- In batches of 4, boil the bagels, about 1 minute per side. Strain and place on the paper towel lined plate. Immediately sprinkle with the sesame seed mixture. Then place on the parchment lined baking sheet. Repeat with the remaining bagels.
- Bake for about 10 -12 minutes until browned on top and cooked through.
- Slice the bagels in half. Spread each bagel half with a very thin layer of crushed tomato, then top with both cheeses, a few ripped pieces of soprasatta, and a sprinkle of dried oregano. Line them up on a baking sheet and return to the oven to cook about 7 minutes until the cheese is melted and just starting to brown. Serve.
Recipe: Dan Whalen's "Combos"
Yields 30 Combos
Pretzel recipe from Alton Brown (with notes below)
For the Filling:
- 20 Pepperoni
- 1 cup grated Romano
- 1/2 cup canned diced tomato, well drained
- Pinch oregano
Note: Piping bag and wooden dowels needed.
Food process filling to a paste adding a small amount of olive oil as needed. Put this into a piping bag and pipe it into the combos. Make sure it is well processed or it will get stuck in the thin piping tip.
Instead of shaping the dough into pretzels, roll it out thin and cut it into the combo sized strips. Also don't boil it or use egg wash. Wrap the small strips of dough around wooden dowels that are really well oiled. Use a little splash of water at the seam to help seal the dough together. Then put the seam side down on the baking sheet. Bake for about 30-40 minutes at 400 until hard and lightly starting to brown.
Take the combos off of the dowels and pipe them with the pizza filling mixture.
Recipe: Kristin Smith's "Pizza Rolls"
For the Pizza Rolls:
- 1 package of spring roll wrappers
- 36 pepperoni slices
- 12 mozzarella sticks or slice 2 low moisture mozzarella cheese blocks into 6 equal pieces about 1/2 - inch thick each, then cut each slice in half to yield 12 equal pieces.
- 1 quart (approximately) peanut or vegetable oil, for frying
For the Marinara Dipping Sauce:
- 1 28 oz can whole peeled san marzano tomatoes
- 1 medium white onion, quartered
- 3 Tbsp tomato paste
- 1/2 tsp dried basil or oregano (or combine the two, if you have both)
- 1 pinch red pepper flakes
- 5 Tbsp unsalted butter
- 1/2 tsp salt
Note: start your marinara sauce first, then create the pizza rolls as the marinara sauce is simmering.
For the Pizza Rolls:
Place 1 spring roll wrapper on a clean, dry work surface so that one corner of the wrapper is pointing at you (position this like a diamond, rather than a square). This part gets tricky to explain in writing, so let's just keep going with the diamond analogy and think of it as a baseball field. It'll make this easier as we go.
Starting at the bottom third, closest to you — standing at home plate, and halfway between home plate and the pitcher's mound — place 3 pepperoni slices horizontally. Overlap them slightly. Your baseball diamond now has some round, spicy mascots clustered in the zone between the pitcher's mound and the catcher.
Next, lay 1 mozzarella stick right on top of the pepperoni party. Now the real fun begins:
Take the "home plate" corner of the wrapper and roll it up and over the filling, stopping at the pitcher's mound. Now fold third base over the filling, as close to the pitcher's mound as you can get. Do the same for first base: fold it as close to the pitcher's mound as you can get. You should have 2nd base still wide open, doing nothing — kind of like fourth inning at a Reds game. (too soon?)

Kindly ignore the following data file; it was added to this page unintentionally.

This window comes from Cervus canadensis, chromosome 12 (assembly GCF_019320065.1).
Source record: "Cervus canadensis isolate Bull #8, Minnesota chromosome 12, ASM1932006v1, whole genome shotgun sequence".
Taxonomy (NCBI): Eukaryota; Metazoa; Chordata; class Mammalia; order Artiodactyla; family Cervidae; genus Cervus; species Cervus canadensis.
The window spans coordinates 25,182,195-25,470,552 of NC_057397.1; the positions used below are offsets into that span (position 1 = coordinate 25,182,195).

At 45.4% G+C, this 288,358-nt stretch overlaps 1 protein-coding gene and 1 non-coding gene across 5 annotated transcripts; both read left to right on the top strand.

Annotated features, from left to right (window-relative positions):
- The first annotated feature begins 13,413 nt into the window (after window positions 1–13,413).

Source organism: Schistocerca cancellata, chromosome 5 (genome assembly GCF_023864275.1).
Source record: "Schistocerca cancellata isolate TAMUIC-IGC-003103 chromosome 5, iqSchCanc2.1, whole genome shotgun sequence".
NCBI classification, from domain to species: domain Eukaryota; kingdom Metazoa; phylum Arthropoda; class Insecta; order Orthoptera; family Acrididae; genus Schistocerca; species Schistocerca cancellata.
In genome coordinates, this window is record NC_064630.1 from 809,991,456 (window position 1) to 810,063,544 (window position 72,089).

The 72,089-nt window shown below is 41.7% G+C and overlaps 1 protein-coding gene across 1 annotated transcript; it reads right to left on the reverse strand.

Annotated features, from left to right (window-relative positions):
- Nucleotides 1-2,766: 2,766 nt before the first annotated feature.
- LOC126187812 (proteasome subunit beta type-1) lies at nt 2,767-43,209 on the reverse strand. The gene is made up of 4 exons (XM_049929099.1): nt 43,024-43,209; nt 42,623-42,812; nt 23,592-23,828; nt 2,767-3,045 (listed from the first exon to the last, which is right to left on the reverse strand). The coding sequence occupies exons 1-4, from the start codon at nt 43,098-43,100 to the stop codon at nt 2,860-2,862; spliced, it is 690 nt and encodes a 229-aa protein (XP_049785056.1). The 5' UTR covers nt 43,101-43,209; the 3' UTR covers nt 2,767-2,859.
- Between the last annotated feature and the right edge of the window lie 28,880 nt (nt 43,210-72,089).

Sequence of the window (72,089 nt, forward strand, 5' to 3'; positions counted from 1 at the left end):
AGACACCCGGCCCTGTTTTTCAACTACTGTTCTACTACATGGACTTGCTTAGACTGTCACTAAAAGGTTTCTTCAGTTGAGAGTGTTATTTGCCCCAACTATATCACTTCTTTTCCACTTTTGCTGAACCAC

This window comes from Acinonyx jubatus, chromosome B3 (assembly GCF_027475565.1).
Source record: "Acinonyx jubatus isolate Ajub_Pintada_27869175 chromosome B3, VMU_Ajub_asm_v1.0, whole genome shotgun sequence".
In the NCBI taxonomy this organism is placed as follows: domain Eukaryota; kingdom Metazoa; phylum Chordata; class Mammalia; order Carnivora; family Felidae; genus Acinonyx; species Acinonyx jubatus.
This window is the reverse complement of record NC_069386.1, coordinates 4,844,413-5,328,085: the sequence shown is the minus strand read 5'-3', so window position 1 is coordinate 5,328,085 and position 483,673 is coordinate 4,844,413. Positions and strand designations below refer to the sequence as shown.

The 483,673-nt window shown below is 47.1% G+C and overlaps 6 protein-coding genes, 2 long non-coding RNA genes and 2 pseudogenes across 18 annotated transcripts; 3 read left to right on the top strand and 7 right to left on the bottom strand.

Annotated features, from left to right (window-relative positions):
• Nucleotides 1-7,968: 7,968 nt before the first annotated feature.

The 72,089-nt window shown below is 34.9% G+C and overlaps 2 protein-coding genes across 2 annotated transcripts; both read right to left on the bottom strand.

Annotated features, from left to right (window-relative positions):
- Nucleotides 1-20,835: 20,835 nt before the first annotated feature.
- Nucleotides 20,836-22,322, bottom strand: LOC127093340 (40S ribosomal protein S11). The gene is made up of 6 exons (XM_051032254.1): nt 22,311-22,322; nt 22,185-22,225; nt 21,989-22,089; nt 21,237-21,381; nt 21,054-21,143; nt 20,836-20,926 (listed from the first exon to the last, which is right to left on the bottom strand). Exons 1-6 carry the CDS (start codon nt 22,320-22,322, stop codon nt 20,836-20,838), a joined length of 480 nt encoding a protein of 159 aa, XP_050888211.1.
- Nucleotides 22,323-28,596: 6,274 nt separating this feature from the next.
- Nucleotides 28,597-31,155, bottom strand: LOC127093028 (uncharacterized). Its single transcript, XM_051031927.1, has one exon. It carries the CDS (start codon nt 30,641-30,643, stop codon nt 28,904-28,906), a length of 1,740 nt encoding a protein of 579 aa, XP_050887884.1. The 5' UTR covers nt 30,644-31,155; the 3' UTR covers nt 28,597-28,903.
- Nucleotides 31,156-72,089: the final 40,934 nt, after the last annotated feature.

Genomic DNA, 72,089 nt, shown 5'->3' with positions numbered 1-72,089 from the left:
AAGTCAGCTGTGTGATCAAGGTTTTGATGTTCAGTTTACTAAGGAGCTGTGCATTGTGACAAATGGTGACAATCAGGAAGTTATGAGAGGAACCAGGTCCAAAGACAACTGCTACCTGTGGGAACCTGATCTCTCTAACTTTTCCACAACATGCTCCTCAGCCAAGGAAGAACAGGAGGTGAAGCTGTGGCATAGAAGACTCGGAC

Next, use your fingers (or a pastry brush, if you're fancy), and dab the edges of 2nd base and the outfield border of the wrapper with water. Continue to roll the wrapper towards the outfield, snugly but not so tight that you rip the wrapper.
You've made it through the hard parts. Congratulations. Now:
Place that finished roll aside, underneath a slightly damp towel. Continue rolling until all spring rolls are finished and resting under the towel.
Next, pour around 1 inch of oil into a large, heavy skillet. Heat the oil over medium-high heat until it reaches 350F on a deep fry or instant read thermometer.
Using a set of tongs, slip the spring rolls into the oil carefully in batches of four for around 3-4 minutes, turning occasionally until golden brown and crispy.
Remove from skillet and transfer the pizza rolls to a paper towel-lined plate to absorb excess oil.
Serve immediately, with the marinara sauce below:
For the Marinara Dipping Sauce:
This sauce is a riff from Marcella Hazan's ridiculously famous tomato sauce.
The most important thing you need to know about this sauce is: the tomatoes MUST be San Marzano. There are no substitutions. There are no pinch hitters. Get. San. Marzano. They can be fresh — if you go fresh, you need 2 lbs — or they can be canned. But don't short yourself on this step.
Next, crush the tomatoes with your hands. There's just some kind of magic that happens when you do this. Don't use a metal fork or a spatula or a plastic bag to keep your hands from getting dirty: commit to this sauce. Invest all of your intention into making this beautiful sauce turn to magic through your hands. Trust me.
Place a medium sized pot over low-medium heat and add your tomatoes until they start to simmer. Then add your quartered onion, red pepper flakes, butter, tomato paste, herbs and salt. Cook uncovered at a very slow, but steady simmer for about 45 minutes. Stir occasionally until it reaches your preferred sauce texture. One clue that it is ready: the butter fat will separate and float free, away from the tomato.
Discard the onion segments, or keep them to nibble on later. I won't tell.
Transfer sauce to your ideal dipping bowl, and serve immediately alongside your pizza rolls.
For more from our pizza oven, check out: